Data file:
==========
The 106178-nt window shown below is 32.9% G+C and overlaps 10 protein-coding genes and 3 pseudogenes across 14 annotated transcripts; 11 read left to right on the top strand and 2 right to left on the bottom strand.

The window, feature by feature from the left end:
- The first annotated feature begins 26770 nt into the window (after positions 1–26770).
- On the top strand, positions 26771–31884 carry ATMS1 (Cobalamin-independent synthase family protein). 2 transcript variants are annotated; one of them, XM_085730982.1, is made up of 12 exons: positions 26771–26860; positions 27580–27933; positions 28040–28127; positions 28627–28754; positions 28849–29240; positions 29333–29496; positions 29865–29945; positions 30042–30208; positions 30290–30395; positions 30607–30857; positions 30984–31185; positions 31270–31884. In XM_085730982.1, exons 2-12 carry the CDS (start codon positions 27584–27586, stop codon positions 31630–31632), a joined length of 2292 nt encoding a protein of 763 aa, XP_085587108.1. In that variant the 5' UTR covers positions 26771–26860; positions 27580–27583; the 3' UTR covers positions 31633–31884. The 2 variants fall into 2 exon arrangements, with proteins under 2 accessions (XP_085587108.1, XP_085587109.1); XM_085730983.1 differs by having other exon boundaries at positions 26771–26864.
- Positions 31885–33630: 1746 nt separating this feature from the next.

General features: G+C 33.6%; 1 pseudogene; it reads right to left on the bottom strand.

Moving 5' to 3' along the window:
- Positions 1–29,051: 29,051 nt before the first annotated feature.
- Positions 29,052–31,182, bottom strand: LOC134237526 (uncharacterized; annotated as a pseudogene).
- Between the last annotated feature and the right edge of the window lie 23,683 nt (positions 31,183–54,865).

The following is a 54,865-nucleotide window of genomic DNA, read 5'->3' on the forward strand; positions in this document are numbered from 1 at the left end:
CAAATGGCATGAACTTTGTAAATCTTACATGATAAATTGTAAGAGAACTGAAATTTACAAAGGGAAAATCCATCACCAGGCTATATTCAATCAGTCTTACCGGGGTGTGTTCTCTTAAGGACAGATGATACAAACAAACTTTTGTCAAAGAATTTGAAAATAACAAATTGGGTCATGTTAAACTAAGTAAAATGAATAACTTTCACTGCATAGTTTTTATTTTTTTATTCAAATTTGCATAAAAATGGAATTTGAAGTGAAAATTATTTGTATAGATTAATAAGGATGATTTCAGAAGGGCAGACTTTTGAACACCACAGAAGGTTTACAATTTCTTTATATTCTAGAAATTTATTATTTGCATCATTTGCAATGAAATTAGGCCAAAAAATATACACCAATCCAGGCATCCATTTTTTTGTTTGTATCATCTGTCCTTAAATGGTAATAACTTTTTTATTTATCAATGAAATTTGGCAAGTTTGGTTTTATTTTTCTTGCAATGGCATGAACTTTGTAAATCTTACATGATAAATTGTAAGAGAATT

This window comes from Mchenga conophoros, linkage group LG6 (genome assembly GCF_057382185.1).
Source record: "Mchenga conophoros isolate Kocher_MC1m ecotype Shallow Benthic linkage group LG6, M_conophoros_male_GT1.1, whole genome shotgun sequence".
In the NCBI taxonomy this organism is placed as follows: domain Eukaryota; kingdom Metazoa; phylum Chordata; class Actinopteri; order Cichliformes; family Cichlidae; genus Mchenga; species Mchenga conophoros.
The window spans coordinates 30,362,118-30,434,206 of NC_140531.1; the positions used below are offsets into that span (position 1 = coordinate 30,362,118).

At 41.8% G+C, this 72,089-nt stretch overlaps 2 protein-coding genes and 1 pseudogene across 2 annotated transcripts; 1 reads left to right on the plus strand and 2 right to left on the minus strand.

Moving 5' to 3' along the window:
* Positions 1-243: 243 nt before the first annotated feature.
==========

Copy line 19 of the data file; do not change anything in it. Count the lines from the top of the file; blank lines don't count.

* Positions 1-243: 243 nt before the first annotated feature.